Our views for this article:
Drawing in,” also known as, transverse abdominis (TVA) activation is often the first cue given by a Physiotherapist when guiding an patient through an exercise or movement pattern.
“Bracing” is an alternative approach to lumbar stabilization involving an isometric contraction of both deep and superficial trunk musculature. This article provides evidence indicating that “drawing in” creates a greater degree of sacroiliac joint (SIJ) stability and may assist in reducing low back pain (LBP). Using this information, physiotherapist can improve cuing and exercise selection for those with SIJ dysfunction (SIJD) and Lower back pain
There are numerous conservative exercises and treatment protocols for low back pain. In recent years emphasis has been placed on specific exercises for low back pain along with general exercise. These more specific exercises were developed to target the muscles that are associated with lumbar–pelvic stability with the aim of developing more effective and efficient exercise programs for LBP. In this article we define stability as mechanical control of the joint, including the muscles limiting or controlling unwanted movement, and preventing injuries of ligaments and capsules.
Local vs global
The local muscle system includes deep muscles such as the transversus abdominis and the lumbar multifidus that are attached to the lumbar vertebrae and sacrum and are capable of directly controlling the lumbar segments. By contrast, the global muscle system encompasses the larger and more superficial muscles of the trunk that are more concerned with producing and controlling trunk movements.(for e.g. rectus abdominis and erector spinae).
Conventional exercises generally work to increase the strength of global muscles. The specific exercise program aims to improve deep muscles which are more responsible for providing stiffness (stability) to spine and pelvis during static and dynamic postures.
TA and multifidus have been found to forming deep muscle corset.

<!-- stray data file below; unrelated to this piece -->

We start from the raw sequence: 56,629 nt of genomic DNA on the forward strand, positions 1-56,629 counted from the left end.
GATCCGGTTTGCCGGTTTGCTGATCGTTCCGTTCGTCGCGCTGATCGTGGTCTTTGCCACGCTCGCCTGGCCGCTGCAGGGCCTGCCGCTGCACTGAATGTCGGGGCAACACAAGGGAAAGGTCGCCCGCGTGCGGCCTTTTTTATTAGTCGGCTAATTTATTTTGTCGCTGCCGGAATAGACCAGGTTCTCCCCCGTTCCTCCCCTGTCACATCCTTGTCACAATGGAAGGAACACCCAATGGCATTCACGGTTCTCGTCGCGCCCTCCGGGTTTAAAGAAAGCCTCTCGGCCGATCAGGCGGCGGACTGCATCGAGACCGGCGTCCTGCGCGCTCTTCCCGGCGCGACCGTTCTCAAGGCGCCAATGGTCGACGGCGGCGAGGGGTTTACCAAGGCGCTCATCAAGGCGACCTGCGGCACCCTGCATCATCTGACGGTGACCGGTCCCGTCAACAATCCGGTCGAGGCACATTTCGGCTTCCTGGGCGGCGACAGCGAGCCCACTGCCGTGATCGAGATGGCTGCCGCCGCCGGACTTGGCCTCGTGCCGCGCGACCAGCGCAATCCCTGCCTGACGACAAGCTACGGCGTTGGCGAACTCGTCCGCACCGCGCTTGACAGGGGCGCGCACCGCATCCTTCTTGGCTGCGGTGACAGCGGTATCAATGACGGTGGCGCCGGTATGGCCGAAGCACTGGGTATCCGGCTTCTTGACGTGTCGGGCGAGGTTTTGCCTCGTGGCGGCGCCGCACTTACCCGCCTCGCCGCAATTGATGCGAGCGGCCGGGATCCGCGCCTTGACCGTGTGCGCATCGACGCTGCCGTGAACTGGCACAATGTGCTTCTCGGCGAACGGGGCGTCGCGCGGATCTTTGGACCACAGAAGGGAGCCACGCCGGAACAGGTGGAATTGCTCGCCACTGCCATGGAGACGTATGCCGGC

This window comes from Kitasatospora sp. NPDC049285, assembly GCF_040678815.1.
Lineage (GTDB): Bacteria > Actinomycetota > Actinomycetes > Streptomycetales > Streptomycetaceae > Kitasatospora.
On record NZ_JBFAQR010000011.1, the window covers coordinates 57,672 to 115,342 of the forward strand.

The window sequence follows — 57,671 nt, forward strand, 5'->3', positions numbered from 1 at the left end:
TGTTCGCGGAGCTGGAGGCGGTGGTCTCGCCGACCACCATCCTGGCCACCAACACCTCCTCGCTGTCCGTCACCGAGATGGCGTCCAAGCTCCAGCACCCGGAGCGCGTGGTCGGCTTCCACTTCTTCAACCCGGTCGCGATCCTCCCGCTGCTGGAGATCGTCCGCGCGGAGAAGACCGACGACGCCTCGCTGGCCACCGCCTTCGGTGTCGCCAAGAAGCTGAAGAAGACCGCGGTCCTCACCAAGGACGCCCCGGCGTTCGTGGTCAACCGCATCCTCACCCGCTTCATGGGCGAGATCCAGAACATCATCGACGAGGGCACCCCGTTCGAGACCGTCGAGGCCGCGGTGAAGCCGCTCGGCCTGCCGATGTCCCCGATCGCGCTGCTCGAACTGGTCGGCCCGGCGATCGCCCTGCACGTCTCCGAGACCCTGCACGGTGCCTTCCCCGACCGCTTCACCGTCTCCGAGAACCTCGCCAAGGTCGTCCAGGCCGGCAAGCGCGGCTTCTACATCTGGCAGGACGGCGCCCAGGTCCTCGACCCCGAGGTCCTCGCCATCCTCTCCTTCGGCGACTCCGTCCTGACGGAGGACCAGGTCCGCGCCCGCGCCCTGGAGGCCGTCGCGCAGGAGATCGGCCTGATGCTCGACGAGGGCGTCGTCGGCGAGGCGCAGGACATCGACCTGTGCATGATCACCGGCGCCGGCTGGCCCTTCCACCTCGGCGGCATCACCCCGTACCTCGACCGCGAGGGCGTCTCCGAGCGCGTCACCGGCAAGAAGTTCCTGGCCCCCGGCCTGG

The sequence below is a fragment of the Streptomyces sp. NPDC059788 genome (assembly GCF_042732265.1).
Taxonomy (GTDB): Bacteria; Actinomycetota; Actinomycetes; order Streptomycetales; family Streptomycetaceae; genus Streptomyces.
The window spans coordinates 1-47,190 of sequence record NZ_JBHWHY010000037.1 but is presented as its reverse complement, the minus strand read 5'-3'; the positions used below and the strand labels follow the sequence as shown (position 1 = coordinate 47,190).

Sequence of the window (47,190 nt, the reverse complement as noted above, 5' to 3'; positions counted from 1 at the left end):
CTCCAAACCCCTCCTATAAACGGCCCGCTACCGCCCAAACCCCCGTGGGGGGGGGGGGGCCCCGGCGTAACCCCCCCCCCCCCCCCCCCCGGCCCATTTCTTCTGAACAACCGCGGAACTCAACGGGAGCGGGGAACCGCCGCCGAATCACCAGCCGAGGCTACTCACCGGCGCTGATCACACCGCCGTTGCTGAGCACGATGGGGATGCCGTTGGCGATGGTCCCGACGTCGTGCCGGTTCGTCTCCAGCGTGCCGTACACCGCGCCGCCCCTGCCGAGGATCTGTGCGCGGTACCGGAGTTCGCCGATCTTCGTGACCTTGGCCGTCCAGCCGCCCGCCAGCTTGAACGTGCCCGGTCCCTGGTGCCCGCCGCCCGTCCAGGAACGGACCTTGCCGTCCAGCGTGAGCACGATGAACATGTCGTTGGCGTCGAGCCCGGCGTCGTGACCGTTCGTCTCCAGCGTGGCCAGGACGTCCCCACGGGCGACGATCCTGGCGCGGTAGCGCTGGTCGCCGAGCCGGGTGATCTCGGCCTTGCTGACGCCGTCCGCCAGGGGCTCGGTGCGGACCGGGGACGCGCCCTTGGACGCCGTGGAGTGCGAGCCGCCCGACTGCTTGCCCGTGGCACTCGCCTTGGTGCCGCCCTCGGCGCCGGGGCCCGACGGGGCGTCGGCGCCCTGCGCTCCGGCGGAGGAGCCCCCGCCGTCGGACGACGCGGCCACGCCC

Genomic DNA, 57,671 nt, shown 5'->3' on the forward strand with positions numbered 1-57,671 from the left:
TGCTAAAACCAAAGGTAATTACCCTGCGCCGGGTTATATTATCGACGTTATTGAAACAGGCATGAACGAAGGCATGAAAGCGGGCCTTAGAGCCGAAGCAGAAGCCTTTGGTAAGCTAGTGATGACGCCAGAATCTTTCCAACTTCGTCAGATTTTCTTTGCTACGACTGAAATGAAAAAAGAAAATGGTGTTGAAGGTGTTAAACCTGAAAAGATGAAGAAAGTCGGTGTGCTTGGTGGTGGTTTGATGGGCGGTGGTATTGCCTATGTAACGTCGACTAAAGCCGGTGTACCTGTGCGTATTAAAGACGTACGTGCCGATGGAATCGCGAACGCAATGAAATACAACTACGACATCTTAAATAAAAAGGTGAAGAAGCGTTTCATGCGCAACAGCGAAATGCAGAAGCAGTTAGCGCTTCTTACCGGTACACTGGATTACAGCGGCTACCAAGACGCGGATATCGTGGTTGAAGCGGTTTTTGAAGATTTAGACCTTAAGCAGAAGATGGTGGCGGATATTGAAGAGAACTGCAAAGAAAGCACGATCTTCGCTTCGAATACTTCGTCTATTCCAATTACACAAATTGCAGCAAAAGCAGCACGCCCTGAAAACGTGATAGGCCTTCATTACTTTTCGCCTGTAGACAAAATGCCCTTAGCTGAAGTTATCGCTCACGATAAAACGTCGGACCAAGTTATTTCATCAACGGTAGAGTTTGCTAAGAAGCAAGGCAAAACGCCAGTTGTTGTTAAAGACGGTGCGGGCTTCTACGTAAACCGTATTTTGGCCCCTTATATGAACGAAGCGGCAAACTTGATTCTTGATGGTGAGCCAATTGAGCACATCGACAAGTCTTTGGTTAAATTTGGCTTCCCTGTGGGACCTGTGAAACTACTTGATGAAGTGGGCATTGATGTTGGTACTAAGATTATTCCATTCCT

Carolyn A. Richardson and colleagues did study to find out effect of activation of TA and MF on SIJ stability.
What they did during study?
Thirteen healthy individuals who could perform the test patterns were included. Sacroiliac joint laxity values were recorded with study participants in the prone position during the two abdominal muscle patterns (1. Abdominal draw –in pattern which activates TA and MF; 2. Conservative brace pattern which activates all abdominal muscles superficial and deep).The values were recorded by means of Doppler imaging of vibrations. Simultaneous electromyographic recordings and ultrasound imaging were used to verify the two muscle patterns.
They concluded that contraction of the transversusabdominis significantly decreases the laxity of the sacroiliac joint. This decrease in laxity is larger than that caused by a bracing action using all the lateral abdominal muscles.
The contraction of the transversus abdominis, independently of the other abdominal muscles, affects the laxity of the sacroiliac joints to a larger extent than a bracing action using all of the lateral abdominal muscles. Exercises for lower back and SIJpain should incorporate a precisely controlled contraction of the transversus abdominis independently of the global muscles.
The Relation Between the Transversus AbdominisMuscles, Sacroiliac Joint Mechanics, and Low Back Pain Carolyn A. Richardson, PhD, Chris J. Snijders, PhD, Julie A. Hides, PhD, Le´onie Damen, MSc, Martijn S. Pas, MSc, and Joop Storm, BSc.